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How has technology affected the psychology of recording?
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joelpatterson
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4th May 2011
Old 4th May 2011
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How has technology affected the psychology of recording?

The constant value, I'm guessing, from "then" to "now," is the emotional hold that a potent song exerts-- maybe this feeling is universal, timeless, and was established in the days of the cavemen.

But in your era, when the album was king, there were benchmarks-- any album could only hold 10 songs, 12 if you really pushed things. Sometimes as few as eight.

Everything about the process needed to swirl around this "packaging." Any band would play many more than 8 or 10 or 12 songs at a show... but I'm wondering how this limitation governed your work, were you aware of it?
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6th May 2011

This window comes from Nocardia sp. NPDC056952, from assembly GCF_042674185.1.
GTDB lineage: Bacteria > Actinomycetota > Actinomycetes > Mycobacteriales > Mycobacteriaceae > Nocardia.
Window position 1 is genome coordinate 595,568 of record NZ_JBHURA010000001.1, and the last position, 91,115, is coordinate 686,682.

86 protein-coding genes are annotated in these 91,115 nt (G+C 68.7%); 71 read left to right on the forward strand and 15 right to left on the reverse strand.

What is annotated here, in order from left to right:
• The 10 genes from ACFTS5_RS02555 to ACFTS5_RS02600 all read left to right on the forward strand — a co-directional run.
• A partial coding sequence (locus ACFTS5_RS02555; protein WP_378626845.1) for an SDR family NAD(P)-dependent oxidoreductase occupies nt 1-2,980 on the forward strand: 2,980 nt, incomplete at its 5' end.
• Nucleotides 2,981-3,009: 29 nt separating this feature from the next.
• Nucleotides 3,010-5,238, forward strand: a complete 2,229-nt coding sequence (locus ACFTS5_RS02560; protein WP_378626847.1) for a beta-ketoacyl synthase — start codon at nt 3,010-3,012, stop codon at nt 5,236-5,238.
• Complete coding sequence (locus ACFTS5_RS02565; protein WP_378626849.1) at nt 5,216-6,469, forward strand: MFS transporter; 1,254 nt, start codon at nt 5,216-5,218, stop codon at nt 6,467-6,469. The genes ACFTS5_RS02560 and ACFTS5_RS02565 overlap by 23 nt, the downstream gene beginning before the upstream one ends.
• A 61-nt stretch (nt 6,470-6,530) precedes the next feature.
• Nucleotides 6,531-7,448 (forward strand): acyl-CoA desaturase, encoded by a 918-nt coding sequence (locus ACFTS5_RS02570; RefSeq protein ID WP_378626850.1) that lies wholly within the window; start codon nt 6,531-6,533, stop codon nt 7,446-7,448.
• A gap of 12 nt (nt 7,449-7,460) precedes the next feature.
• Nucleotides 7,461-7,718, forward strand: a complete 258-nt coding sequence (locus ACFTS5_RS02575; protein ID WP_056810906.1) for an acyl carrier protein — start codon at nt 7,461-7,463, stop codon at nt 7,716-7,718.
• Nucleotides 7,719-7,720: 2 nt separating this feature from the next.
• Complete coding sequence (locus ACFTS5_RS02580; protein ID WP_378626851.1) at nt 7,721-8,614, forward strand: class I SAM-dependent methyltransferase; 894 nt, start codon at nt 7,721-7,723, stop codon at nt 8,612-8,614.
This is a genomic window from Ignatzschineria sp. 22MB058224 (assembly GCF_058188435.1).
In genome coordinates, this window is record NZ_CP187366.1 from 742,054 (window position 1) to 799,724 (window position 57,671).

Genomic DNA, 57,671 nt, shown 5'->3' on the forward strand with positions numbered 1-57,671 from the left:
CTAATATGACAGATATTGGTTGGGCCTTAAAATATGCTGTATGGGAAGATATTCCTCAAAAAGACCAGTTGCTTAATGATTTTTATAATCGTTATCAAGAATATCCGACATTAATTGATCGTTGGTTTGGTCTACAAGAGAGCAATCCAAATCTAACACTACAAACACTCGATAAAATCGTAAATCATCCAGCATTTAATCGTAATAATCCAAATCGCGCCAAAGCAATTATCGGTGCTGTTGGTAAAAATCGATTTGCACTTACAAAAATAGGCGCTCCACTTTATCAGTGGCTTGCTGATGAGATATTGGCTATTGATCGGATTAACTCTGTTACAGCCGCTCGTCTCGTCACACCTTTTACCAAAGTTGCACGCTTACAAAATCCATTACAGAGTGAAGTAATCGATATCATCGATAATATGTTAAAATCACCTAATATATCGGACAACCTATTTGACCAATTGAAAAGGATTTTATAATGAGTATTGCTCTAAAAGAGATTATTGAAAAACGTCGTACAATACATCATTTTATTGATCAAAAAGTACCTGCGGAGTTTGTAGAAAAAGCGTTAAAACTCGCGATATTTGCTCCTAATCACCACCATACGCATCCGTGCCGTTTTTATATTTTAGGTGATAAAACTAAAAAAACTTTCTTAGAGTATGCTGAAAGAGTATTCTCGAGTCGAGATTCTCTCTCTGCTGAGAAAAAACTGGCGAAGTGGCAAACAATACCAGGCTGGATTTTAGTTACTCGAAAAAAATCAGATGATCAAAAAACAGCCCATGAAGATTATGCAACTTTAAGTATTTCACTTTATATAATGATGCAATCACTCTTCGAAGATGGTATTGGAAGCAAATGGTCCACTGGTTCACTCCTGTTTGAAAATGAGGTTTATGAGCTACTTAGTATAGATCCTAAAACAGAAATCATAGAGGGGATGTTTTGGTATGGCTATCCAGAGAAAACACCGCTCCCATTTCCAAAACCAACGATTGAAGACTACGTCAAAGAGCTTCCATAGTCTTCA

Old 6th May 2011
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Quote:
Originally Posted by joelpatterson View Post
The constant value, I'm guessing, from "then" to "now," is the emotional hold that a potent song exerts-- maybe this feeling is universal, timeless, and was established in the days of the cavemen.

But in your era, when the album was king, there were benchmarks-- any album could only hold 10 songs, 12 if you really pushed things. Sometimes as few as eight.

Everything about the process needed to swirl around this "packaging." Any band would play many more than 8 or 10 or 12 songs at a show... but I'm wondering how this limitation governed your work, were you aware of it?
We roughly worked on 38 - 40 minutes for an album. Tough to cut more than that on vinyl without taking a hit in level, quality etc. I still think 40 - 50 minutes for a CD is good - I am not a fan of 65 minute albums. Also back in the 60's and early 70's bands often released an album or two a year (Simon and Garfunkel often released albums that were 16 mins a side. - plus live sets were often only 30 - 45 mins. A long time before the 2 and 3 hour shows so favoured today...... so in answer to your question - We did not see this as a limitation - I guess I was not aware...
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